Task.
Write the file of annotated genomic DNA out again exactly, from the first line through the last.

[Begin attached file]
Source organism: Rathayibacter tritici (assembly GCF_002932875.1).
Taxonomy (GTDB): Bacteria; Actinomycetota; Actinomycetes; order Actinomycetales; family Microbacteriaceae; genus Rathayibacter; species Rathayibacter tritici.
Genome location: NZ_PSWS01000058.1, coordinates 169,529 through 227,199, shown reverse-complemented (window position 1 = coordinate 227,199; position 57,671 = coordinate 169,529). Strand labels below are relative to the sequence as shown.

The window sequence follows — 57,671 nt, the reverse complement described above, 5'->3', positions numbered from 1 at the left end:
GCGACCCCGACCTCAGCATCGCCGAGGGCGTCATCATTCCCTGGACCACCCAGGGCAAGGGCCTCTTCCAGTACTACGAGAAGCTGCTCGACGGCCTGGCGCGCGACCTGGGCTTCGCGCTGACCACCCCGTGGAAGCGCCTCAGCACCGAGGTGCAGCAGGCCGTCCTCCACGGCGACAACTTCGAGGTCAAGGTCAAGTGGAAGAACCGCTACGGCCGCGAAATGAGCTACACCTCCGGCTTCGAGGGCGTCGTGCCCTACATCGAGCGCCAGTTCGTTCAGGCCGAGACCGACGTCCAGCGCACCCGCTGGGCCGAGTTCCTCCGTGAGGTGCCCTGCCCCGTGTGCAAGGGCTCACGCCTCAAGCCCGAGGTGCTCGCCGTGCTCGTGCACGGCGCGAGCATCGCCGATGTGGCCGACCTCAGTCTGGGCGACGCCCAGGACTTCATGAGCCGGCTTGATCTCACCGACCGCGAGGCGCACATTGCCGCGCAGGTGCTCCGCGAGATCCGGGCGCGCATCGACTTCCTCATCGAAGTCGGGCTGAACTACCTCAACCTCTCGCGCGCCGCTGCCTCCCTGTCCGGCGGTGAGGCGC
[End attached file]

Source organism: Rathayibacter tritici (assembly GCF_002932875.1).
Taxonomy (GTDB): Bacteria; Actinomycetota; Actinomycetes; order Actinomycetales; family Microbacteriaceae; genus Rathayibacter; species Rathayibacter tritici.
Genome location: NZ_PSWS01000058.1, coordinates 169,529 through 227,199, shown reverse-complemented (window position 1 = coordinate 227,199; position 57,671 = coordinate 169,529). Strand labels below are relative to the sequence as shown.

The window sequence follows — 57,671 nt, the reverse complement described above, 5'->3', positions numbered from 1 at the left end:
GCGACCCCGACCTCAGCATCGCCGAGGGCGTCATCATTCCCTGGACCACCCAGGGCAAGGGCCTCTTCCAGTACTACGAGAAGCTGCTCGACGGCCTGGCGCGCGACCTGGGCTTCGCGCTGACCACCCCGTGGAAGCGCCTCAGCACCGAGGTGCAGCAGGCCGTCCTCCACGGCGACAACTTCGAGGTCAAGGTCAAGTGGAAGAACCGCTACGGCCGCGAAATGAGCTACACCTCCGGCTTCGAGGGCGTCGTGCCCTACATCGAGCGCCAGTTCGTTCAGGCCGAGACCGACGTCCAGCGCACCCGCTGGGCCGAGTTCCTCCGTGAGGTGCCCTGCCCCGTGTGCAAGGGCTCACGCCTCAAGCCCGAGGTGCTCGCCGTGCTCGTGCACGGCGCGAGCATCGCCGATGTGGCCGACCTCAGTCTGGGCGACGCCCAGGACTTCATGAGCCGGCTTGATCTCACCGACCGCGAGGCGCACATTGCCGCGCAGGTGCTCCGCGAGATCCGGGCGCGCATCGACTTCCTCATCGAAGTCGGGCTGAACTACCTCAACCTCTCGCGCGCCGCTGCCTCCCTGTCCGGCGGTGAGGCGC